be considered a short-term investment by most wine experts, with ten or more years being a better plan. The most reputable wine merchants will advise that only certain wines are set to accrue in value and these wines will tend to be expensive from the outset. For many years the general rule has been to invest only in the highest quality wine from Bordeaux and Burgundy, and although this is a safe strategy, there are some very good investment opportunities in wines from other regions coming onto the market, not only regions in France, but in other notable regions of the world, such as South Australia’s Penfolds Grange. Seeking reliable advice about wine is the safest route to investment success. In the UK, indeed in the world, Berry Bros & Rudd is a leading wine merchant and expert on the topic of wine investment. It is always worth tracking the major wine auction houses, too, where expert advice can be found for the serious investor. For example, Sotheby’s started the year with a January sale of Finest and Rarest Wines with a collection of Bordeaux and Burgundy topped off with Salon Champagne. Bordeaux features an Imperial of Mouton 1989, a trio of Lafite vintages—1998, 1999 and 2000— complemented by Cheval Blanc 1999, Figeac 2000 and Trotanoy 2001—the latter, in 2004, described thus by Robert Parker: ‘This virile, muscular offering’s dense plum/garnet color is followed by aromas of saddle leather, undergrowth, and black fruits. Made in a brooding, medium-bodied, backward style for the vintage, it possesses good weight and richness, firm tannin, and a hint of truffles.’ Highlights from Burgundy include La Tâche 1983 and a selection of 2006 Leflaive. There must surely be compulsory purchases here, as well as compulsory tasting of your purchases to ensure your long-term investment starts well in 2016. • Left: Lot 136 in Sotheby’s January sale, Domaine de la Grange des Pères 2005, Vin de Pays de l’Herault,12 bottles, estimate £720-850.


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Limited Edition - Hand-made label with Swarovski elements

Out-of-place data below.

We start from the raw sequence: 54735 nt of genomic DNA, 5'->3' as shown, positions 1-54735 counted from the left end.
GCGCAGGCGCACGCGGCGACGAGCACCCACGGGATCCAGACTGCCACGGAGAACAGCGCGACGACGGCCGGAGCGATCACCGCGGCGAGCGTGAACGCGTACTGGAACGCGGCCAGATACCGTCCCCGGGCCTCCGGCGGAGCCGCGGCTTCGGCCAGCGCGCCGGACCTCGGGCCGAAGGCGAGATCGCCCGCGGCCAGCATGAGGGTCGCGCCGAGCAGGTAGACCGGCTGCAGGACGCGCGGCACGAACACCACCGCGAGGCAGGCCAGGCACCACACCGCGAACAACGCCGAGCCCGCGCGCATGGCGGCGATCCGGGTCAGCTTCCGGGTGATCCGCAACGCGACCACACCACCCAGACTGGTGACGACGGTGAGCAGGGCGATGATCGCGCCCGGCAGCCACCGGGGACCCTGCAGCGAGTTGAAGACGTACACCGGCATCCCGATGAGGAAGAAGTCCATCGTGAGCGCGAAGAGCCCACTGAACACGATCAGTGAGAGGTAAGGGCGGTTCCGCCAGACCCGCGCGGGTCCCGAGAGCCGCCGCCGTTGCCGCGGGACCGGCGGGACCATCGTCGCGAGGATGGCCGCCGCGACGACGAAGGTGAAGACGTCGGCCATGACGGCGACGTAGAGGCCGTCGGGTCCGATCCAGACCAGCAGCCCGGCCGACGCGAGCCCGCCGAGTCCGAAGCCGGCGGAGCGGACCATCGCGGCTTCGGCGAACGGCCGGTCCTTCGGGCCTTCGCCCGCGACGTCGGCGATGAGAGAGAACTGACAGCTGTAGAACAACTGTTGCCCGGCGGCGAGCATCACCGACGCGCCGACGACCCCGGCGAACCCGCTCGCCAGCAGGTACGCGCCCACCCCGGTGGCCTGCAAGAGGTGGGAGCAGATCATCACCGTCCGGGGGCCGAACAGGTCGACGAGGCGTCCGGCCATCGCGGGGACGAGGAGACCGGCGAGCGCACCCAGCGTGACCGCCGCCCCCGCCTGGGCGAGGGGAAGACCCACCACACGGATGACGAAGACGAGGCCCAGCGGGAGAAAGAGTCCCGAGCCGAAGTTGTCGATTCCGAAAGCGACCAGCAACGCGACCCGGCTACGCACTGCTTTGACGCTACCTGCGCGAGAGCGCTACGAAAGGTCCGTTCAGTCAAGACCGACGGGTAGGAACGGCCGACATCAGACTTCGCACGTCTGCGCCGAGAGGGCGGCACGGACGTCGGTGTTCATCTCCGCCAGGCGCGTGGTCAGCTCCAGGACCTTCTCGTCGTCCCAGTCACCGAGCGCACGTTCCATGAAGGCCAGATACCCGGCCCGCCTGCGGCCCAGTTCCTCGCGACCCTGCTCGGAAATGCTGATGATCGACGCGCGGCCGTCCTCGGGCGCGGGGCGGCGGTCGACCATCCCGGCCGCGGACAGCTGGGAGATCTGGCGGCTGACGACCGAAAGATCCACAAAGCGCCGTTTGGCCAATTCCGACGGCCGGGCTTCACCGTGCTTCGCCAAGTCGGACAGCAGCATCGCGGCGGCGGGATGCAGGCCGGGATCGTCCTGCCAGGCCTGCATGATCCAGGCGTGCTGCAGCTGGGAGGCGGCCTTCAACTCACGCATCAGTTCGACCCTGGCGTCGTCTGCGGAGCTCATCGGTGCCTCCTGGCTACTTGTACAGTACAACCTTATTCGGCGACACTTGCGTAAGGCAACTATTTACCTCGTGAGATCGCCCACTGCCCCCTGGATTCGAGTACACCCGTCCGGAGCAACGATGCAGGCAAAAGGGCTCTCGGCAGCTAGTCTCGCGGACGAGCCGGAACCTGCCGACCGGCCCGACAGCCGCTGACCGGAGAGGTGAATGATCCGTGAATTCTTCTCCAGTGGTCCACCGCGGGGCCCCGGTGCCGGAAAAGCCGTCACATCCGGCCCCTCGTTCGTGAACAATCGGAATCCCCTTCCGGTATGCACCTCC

When a product from nature originates in a land that, due to its aspect, microclimate and soil composition, is ideal for vine growing, and when this potential is then harnessed by man’s passion and competence, which, season after season, he perceives, recalls and utilizes, bringing to the winery the very best that Mother Nature has to offer, something unique can be created. Pierangelo Testa was the founder of this alliance. Extrabrut degli Angeli 2009 is the latest fruit of the bond between man and the land created by him, and this masterpiece of the vintner’s craft practised at his Tenuta degli Angeli wine estate was honoured with the highest accolade for quality at the world’s most prestigious international competition.

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ed ag



Az. Agricola Tenuta degli Angeli - Acetaia Testa Via P.Fontana Roux, 5 Carobbio degli Angeli- BG-ITALY | | TEL. +39 035 687130

lia d’Oro · 2

Gold Medal Vinitaly 2014 Gold Medal Vinitaly 2015

18/01/2016 15:08


8 Reasons to Visit …

The Royal Academy of Arts, London

Images: © Benedict Johnson, © Fraser Marr

The Royal Academy of Arts was established in 1768 and has been in Burlington House since 1775. The Royal Academy is internationally renowned for its support for artists, as well as many important and inspirational public exhibitions Selection by Charles Ford


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here are a great many more reasons than eight for visiting the Royal Academy of Arts in London; however, we must limit ourselves to a selection of masterpieces from an exhibition of more than 120. As our thoughts turn to springtime and the promise of warm summer gardens, the latest blockbuster exhibition at the RA is one exceptionally good reason to come to the capital city and centre of the art world. ‘Painting the Modern Garden: Monet to Matisse’ examines the role gardens have played in the evolution of art from the early 1860s through to the 1920s. With good reason, the starting point of this inspiring garden stroll is Monet, who, perhaps more than any other painter in the history of art—through his later and obsessive painting of his garden at Giverny in particular— opened the gate onto a new vision of the garden landscape and its meaning. The paintings displayed at the Royal Academy help us to trace the emergence of the modern garden in its many forms and glories, taking us through a period of great social change and innovation in the arts.